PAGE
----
1 Tbs cornstarch, dissolved in a bit of water

for the topping

3/4 cup toasted coconut

1 cup powdered (confectioner’s) sugar

~1/4 cup milk

1/2 tsp vanilla


  • Start by proofing your yeast: dissolve a teaspoon of the sugar into a 1/4 cup of warm water* and let sit until it becomes frothy
  • Place butter and remaining 1 1/4 cup water in a small pan and heat to between 95-105º. Remove from heat and set aside (be sure to check the temp before adding it to your dough, as residual heat from the pan may increase the temperature. Anything above 120º will kill the yeast).
  • In a large bowl, stir together salt, cardamom, sugar, and 7 cups of the flour
  • Stir in the water/butter mixture, yeast, and egg. This will result in a shaggy, fairly dry mess. If the dough feels wet, add a bit more flour.


    Hard to believe this mess comes together as beautifully as it does.

  • Turn the shaggy mess onto a lightly floured surface and knead for 10 minutes. The dough will be quite dense–kneading it is a great upper-body workout.§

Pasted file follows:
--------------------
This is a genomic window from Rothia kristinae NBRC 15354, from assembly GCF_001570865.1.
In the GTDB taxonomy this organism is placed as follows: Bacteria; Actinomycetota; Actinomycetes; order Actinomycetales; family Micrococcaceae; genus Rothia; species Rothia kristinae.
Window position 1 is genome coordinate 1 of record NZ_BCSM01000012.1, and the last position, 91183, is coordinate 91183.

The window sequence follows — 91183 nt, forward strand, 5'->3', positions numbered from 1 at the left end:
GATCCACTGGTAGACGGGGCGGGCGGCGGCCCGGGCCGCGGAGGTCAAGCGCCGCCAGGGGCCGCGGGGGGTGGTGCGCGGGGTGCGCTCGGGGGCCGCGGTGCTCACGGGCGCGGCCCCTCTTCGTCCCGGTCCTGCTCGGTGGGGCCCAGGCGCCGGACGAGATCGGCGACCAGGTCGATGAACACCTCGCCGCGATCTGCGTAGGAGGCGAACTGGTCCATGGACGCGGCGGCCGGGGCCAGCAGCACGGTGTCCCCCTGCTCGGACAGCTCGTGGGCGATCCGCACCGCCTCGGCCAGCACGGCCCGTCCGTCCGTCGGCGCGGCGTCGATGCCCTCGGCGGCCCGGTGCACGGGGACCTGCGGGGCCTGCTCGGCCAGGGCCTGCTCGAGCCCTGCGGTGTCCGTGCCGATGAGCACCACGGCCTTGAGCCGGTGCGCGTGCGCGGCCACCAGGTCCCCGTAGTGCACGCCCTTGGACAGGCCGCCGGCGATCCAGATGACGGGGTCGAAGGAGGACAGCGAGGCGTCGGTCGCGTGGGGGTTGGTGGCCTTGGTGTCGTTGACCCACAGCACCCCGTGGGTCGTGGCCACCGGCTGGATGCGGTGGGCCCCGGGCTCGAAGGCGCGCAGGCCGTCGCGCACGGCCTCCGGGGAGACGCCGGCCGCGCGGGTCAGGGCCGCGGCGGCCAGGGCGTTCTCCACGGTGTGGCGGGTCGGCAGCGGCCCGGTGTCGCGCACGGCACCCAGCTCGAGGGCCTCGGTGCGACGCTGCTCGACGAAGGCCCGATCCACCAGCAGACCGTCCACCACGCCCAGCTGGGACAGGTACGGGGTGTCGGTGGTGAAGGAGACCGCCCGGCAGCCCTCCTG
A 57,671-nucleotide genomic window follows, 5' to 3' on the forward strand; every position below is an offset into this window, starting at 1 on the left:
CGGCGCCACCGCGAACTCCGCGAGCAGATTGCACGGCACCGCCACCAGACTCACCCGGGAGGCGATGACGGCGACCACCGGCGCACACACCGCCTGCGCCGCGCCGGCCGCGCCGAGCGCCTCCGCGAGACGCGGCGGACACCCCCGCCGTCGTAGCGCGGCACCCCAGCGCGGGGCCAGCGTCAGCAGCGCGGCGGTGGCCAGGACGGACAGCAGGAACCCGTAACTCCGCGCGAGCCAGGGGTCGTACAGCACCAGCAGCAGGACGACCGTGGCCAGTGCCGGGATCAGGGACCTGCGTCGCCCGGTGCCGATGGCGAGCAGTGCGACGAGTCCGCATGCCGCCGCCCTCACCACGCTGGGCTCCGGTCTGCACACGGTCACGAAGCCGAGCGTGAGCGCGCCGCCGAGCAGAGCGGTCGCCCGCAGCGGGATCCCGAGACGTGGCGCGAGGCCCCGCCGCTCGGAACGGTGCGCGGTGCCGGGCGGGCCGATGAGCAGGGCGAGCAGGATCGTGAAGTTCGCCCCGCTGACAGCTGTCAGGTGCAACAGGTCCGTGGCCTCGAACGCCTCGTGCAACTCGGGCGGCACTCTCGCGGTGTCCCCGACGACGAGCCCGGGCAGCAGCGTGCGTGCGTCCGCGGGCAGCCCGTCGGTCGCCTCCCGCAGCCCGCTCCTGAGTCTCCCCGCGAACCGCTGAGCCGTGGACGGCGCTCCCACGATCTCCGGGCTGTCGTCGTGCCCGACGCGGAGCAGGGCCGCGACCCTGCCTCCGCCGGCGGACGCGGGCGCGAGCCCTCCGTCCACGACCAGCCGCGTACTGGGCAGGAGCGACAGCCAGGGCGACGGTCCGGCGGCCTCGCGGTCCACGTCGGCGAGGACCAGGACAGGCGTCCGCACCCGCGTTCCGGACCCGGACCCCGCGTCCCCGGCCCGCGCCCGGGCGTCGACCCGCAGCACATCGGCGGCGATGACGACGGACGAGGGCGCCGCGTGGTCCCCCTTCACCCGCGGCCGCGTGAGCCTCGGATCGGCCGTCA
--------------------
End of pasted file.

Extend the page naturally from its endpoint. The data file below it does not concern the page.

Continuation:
• Shape the dough into a ball and place in a well-oiled bowl, turning once so that all sides are coated in the oil. Cover and let rest in a warm, non-drafty place* for at least an hour (mine took two), until doubled in size.
  • Once the dough has doubled in size and no longer springs back when lightly tapped, its ready
  • Gently deflate the dough by turning it out onto your work surface, then cut it into 16 equal pieces
  • Let the pieces rest for 10 minutes–this allows the gluten strands to relax a bit before you start shaping it
  • Shape each piece into a tight ball and place on a parchment (silpat, oil, something non-stick)-lined sheet pan
  • Place sheet pan(s) in a warm, draft-free place and let proof until doubled in size (30 minutes to an hour)
  • Preheat oven to 375º
  • When your buns are ready (again, doubled in size and don’t spring back when lightly touched), bake for 15-20 minutes. The tops should be lightly browned, and the buns sound hollow when tapped.IMG_9488
  • Using your thumbs or a wooden spoon handle, poke a hole in the middle of each–this is where you’ll fill them with the custard
  • Let cool completely

for the custard (pastry cream, crème pat, etc)

  • Heat the milk until simmering but do not boil
  • In a double boiler off the heat (or in a metal bowl that you can place over a pot of simmering water) whisk the egg yolks, vanilla, and sugar together until fluffy and doubled in size
  • Bring the water in your double boiler or pan to a low simmer
  • Mix the cornstarch with water to create a thin starchy liquid